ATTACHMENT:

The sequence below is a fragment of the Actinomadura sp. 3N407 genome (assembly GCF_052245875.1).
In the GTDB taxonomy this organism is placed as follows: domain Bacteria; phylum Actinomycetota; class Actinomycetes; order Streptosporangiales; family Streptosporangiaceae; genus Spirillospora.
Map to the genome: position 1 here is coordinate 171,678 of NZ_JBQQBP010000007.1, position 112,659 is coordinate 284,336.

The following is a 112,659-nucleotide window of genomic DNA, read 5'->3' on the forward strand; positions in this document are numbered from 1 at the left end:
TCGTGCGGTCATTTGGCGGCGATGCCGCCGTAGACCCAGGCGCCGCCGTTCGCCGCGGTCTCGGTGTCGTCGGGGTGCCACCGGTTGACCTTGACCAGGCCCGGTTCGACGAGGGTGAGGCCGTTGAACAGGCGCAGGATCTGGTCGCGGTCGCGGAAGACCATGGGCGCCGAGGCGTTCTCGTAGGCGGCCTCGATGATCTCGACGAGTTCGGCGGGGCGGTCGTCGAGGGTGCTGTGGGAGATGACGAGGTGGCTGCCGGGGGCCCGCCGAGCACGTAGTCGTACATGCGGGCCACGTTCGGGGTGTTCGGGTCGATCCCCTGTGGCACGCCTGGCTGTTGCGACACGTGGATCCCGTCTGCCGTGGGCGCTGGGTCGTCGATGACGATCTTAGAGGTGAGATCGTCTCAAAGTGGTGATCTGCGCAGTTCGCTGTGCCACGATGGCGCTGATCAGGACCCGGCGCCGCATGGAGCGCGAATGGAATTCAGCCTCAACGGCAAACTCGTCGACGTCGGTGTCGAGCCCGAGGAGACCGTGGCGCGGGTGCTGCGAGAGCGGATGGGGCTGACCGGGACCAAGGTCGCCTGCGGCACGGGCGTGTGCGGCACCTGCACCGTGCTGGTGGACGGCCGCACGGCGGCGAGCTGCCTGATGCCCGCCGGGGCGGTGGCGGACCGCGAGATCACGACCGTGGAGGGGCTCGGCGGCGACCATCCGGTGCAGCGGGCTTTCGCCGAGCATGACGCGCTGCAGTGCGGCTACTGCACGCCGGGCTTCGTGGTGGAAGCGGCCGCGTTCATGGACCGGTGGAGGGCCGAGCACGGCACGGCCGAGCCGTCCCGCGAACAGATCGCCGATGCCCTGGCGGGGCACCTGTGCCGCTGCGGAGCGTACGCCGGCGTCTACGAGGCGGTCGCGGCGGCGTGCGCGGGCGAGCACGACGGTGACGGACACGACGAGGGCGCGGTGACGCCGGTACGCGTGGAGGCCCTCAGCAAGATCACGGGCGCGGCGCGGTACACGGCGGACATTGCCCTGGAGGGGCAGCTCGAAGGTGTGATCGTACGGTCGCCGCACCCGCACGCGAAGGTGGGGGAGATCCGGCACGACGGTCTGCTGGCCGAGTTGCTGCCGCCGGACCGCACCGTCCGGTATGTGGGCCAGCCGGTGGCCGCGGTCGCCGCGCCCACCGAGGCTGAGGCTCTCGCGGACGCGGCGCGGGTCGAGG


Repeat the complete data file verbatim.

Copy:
The sequence below is a fragment of the Actinomadura sp. 3N407 genome (assembly GCF_052245875.1).
In the GTDB taxonomy this organism is placed as follows: domain Bacteria; phylum Actinomycetota; class Actinomycetes; order Streptosporangiales; family Streptosporangiaceae; genus Spirillospora.
Map to the genome: position 1 here is coordinate 171,678 of NZ_JBQQBP010000007.1, position 112,659 is coordinate 284,336.

The following is a 112,659-nucleotide window of genomic DNA, read 5'->3' on the forward strand; positions in this document are numbered from 1 at the left end:
TCGTGCGGTCATTTGGCGGCGATGCCGCCGTAGACCCAGGCGCCGCCGTTCGCCGCGGTCTCGGTGTCGTCGGGGTGCCACCGGTTGACCTTGACCAGGCCCGGTTCGACGAGGGTGAGGCCGTTGAACAGGCGCAGGATCTGGTCGCGGTCGCGGAAGACCATGGGCGCCGAGGCGTTCTCGTAGGCGGCCTCGATGATCTCGACGAGTTCGGCGGGGCGGTCGTCGAGGGTGCTGTGGGAGATGACGAGGTGGCTGCCGGGGGCCCGCCGAGCACGTAGTCGTACATGCGGGCCACGTTCGGGGTGTTCGGGTCGATCCCCTGTGGCACGCCTGGCTGTTGCGACACGTGGATCCCGTCTGCCGTGGGCGCTGGGTCGTCGATGACGATCTTAGAGGTGAGATCGTCTCAAAGTGGTGATCTGCGCAGTTCGCTGTGCCACGATGGCGCTGATCAGGACCCGGCGCCGCATGGAGCGCGAATGGAATTCAGCCTCAACGGCAAACTCGTCGACGTCGGTGTCGAGCCCGAGGAGACCGTGGCGCGGGTGCTGCGAGAGCGGATGGGGCTGACCGGGACCAAGGTCGCCTGCGGCACGGGCGTGTGCGGCACCTGCACCGTGCTGGTGGACGGCCGCACGGCGGCGAGCTGCCTGATGCCCGCCGGGGCGGTGGCGGACCGCGAGATCACGACCGTGGAGGGGCTCGGCGGCGACCATCCGGTGCAGCGGGCTTTCGCCGAGCATGACGCGCTGCAGTGCGGCTACTGCACGCCGGGCTTCGTGGTGGAAGCGGCCGCGTTCATGGACCGGTGGAGGGCCGAGCACGGCACGGCCGAGCCGTCCCGCGAACAGATCGCCGATGCCCTGGCGGGGCACCTGTGCCGCTGCGGAGCGTACGCCGGCGTCTACGAGGCGGTCGCGGCGGCGTGCGCGGGCGAGCACGACGGTGACGGACACGACGAGGGCGCGGTGACGCCGGTACGCGTGGAGGCCCTCAGCAAGATCACGGGCGCGGCGCGGTACACGGCGGACATTGCCCTGGAGGGGCAGCTCGAAGGTGTGATCGTACGGTCGCCGCACCCGCACGCGAAGGTGGGGGAGATCCGGCACGACGGTCTGCTGGCCGAGTTGCTGCCGCCGGACCGCACCGTCCGGTATGTGGGCCAGCCGGTGGCCGCGGTCGCCGCGCCCACCGAGGCTGAGGCTCTCGCGGACGCGGCGCGGGTCGAGG